I hope you continue reading because my goal is to help share a few secrets of mine that have added significant monies back into my account once I realized what was happening….

Let me start with……people mean well. People tell you things all the time- do this, save that, sometimes they just do not understand where you are. I can remember graduating college and making $20,000 a year at a small school district in Ohio. I can remember thinking – how am I going to pay everything? I will be the first to admit that I have had opportunities and my parents have been extremely generous and that is probably too mild. I can also say that I have busted my tail since high school to retire early and have wealth.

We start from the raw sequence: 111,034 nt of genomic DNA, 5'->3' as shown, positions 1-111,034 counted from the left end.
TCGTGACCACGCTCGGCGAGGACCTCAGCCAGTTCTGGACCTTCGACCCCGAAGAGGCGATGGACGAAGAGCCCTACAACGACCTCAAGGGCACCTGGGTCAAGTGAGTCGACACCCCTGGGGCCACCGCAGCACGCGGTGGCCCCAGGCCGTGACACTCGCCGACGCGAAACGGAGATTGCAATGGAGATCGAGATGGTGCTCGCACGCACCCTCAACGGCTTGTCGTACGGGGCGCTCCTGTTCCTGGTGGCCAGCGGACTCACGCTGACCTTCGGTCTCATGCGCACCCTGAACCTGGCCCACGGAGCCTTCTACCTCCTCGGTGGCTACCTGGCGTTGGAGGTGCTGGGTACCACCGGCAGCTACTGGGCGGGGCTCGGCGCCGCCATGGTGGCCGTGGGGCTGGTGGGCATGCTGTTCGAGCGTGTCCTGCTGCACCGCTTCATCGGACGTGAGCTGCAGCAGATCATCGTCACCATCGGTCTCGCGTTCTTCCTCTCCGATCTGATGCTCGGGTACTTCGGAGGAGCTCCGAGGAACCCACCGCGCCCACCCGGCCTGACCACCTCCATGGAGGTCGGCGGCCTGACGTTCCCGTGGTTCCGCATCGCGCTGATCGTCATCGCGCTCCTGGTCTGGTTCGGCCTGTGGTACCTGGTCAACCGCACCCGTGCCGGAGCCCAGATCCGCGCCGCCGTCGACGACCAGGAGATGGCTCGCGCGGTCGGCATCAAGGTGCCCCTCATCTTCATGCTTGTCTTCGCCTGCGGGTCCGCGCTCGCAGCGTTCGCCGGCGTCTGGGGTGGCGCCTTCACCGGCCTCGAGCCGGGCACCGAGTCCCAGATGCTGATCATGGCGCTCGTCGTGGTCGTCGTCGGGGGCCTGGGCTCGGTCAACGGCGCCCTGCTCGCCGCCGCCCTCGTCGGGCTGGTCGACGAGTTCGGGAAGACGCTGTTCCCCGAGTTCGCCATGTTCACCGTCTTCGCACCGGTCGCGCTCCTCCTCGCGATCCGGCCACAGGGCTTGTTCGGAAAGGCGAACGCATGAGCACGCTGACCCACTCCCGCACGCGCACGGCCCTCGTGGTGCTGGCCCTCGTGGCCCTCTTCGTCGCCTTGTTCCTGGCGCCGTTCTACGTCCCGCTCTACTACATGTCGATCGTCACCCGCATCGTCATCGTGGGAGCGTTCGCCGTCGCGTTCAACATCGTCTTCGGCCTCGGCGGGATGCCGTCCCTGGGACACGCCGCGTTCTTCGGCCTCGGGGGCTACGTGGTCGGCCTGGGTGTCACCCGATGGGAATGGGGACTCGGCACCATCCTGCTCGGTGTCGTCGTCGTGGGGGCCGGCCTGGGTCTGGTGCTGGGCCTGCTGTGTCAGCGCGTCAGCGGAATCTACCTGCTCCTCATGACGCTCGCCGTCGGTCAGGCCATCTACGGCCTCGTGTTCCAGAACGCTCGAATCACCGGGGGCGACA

What do I mean? I started college during high school – it was post secondary and meant that my parents did not have to pay for part of my college – my brother and I both did this. It saved or shaved off at least $40,000 by attending the local community college. I know some people reading this may say- oh but there is a college experience – I will agree with you. I will also agree to disagree that by staying at home; I did not find myself in trouble, did not find myself having time to make poor choices, and also can say in hindsight…it might have helped find a suitable mate that would have lasted or gone the distance with me but who knows ?? I do know when I graduated with my Bachelor’s Degree, Master’s Degree, Principal’s License, and Superintendent’s License – I had $0 debt. I started my Ph.D. program and started paying off my program one quarter at a time…it was expensive and my quality of life (travel, car, life- was impacted) and decided to take out student loans to the tune of $140,000 (more than my first house)